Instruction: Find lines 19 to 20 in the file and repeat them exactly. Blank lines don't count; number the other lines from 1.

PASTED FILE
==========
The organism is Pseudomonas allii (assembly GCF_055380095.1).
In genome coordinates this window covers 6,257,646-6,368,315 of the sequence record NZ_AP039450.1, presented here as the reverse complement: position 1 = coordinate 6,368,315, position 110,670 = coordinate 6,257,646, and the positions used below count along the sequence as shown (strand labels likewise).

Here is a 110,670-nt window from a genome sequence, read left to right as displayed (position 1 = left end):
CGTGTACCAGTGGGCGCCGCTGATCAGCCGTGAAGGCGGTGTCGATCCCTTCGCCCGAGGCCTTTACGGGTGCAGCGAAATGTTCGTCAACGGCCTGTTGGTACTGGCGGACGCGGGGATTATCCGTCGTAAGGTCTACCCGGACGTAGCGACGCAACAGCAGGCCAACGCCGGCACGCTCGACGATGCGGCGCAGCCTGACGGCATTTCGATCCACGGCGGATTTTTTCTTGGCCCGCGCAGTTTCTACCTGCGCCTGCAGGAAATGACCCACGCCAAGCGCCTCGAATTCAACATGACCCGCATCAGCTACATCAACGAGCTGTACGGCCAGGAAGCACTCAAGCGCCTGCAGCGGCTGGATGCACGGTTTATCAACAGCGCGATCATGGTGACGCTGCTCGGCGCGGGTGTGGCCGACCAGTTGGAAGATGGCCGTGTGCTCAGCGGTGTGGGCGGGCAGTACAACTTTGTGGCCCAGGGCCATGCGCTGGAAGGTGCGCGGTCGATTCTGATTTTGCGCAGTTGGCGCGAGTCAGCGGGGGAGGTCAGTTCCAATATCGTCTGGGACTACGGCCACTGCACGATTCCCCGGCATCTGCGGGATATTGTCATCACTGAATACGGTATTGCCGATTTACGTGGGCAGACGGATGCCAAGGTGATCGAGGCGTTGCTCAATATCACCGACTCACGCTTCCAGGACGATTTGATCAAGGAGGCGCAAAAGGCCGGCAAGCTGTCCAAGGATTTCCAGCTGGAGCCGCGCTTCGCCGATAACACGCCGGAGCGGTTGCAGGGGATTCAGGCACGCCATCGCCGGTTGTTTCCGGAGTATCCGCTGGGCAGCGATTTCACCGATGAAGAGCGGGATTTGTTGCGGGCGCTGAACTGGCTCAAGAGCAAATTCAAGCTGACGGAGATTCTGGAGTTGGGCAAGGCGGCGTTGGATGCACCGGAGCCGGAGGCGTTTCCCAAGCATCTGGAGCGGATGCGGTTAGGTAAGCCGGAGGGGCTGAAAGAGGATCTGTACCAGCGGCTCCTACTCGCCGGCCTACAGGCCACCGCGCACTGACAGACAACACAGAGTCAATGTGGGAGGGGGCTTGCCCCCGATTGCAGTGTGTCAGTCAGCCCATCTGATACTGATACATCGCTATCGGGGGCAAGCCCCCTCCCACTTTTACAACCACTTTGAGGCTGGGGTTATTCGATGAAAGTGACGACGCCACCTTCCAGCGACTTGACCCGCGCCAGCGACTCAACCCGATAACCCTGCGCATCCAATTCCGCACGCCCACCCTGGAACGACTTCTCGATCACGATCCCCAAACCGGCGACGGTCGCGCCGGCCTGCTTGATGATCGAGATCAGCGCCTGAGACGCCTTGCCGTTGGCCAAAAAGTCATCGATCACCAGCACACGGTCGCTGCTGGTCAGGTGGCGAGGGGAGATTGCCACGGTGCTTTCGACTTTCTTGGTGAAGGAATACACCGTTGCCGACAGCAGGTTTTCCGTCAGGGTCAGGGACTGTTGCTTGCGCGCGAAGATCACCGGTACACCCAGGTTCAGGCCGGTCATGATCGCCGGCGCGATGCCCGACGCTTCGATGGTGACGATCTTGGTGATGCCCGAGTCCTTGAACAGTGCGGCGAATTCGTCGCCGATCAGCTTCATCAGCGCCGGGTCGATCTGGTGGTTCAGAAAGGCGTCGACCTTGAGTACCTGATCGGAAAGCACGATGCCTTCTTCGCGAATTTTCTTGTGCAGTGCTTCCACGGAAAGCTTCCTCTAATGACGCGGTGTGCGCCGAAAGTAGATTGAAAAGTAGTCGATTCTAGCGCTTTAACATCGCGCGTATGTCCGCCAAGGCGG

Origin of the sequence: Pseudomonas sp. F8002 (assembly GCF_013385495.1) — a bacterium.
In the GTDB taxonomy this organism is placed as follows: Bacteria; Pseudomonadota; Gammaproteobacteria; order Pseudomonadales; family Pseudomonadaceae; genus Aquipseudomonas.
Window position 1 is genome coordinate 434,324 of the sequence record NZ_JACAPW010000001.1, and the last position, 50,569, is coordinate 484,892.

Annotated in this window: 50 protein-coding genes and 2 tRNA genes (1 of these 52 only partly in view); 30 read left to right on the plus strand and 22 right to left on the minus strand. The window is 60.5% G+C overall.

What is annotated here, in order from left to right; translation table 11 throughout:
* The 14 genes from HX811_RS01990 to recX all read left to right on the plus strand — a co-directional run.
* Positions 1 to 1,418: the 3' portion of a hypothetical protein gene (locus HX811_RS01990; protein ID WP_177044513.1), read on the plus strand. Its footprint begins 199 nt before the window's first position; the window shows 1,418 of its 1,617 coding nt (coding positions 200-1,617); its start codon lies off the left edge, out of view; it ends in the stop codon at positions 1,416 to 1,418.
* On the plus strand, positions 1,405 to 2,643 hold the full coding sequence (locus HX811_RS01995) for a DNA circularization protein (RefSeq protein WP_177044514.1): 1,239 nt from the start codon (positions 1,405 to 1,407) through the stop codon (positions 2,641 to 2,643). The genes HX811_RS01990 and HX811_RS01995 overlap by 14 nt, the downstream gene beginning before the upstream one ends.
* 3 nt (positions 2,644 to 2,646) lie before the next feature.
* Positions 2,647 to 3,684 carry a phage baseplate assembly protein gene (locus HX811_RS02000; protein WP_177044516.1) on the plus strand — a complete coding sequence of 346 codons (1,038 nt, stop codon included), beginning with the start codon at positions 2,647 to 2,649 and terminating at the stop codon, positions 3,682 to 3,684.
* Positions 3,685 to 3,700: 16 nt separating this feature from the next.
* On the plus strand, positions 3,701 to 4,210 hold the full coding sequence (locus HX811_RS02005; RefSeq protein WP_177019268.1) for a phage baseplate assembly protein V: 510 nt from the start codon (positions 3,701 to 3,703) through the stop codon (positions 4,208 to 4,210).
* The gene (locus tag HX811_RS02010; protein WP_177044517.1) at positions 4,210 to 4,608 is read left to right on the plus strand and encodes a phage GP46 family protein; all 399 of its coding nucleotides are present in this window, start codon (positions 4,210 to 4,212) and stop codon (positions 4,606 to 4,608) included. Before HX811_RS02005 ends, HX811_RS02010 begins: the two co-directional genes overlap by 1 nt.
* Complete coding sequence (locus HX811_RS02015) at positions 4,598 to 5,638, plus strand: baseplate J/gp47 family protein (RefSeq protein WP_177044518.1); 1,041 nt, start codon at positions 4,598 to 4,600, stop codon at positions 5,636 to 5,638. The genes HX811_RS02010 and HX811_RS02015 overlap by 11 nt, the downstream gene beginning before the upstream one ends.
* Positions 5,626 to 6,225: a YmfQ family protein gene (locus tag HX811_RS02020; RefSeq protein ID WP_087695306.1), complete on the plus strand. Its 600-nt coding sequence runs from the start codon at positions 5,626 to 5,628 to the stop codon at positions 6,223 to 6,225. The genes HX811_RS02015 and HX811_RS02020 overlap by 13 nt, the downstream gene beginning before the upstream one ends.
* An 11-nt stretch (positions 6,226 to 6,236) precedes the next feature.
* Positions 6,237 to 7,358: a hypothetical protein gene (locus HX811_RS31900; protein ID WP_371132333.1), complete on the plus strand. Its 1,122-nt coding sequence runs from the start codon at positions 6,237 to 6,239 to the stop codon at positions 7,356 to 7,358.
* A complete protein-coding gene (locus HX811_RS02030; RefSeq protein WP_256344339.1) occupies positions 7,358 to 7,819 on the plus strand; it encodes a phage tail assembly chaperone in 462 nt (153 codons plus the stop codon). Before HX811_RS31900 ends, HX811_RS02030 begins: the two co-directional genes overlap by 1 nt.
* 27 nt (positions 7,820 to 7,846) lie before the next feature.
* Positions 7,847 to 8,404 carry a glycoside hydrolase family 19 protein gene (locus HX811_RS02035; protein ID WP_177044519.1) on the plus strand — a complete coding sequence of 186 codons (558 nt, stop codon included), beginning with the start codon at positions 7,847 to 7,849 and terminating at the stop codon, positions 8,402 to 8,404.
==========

* Positions 5,626 to 6,225: a YmfQ family protein gene (locus tag HX811_RS02020; RefSeq protein ID WP_087695306.1), complete on the plus strand. Its 600-nt coding sequence runs from the start codon at positions 5,626 to 5,628 to the stop codon at positions 6,223 to 6,225. The genes HX811_RS02015 and HX811_RS02020 overlap by 13 nt, the downstream gene beginning before the upstream one ends.
* An 11-nt stretch (positions 6,226 to 6,236) precedes the next feature.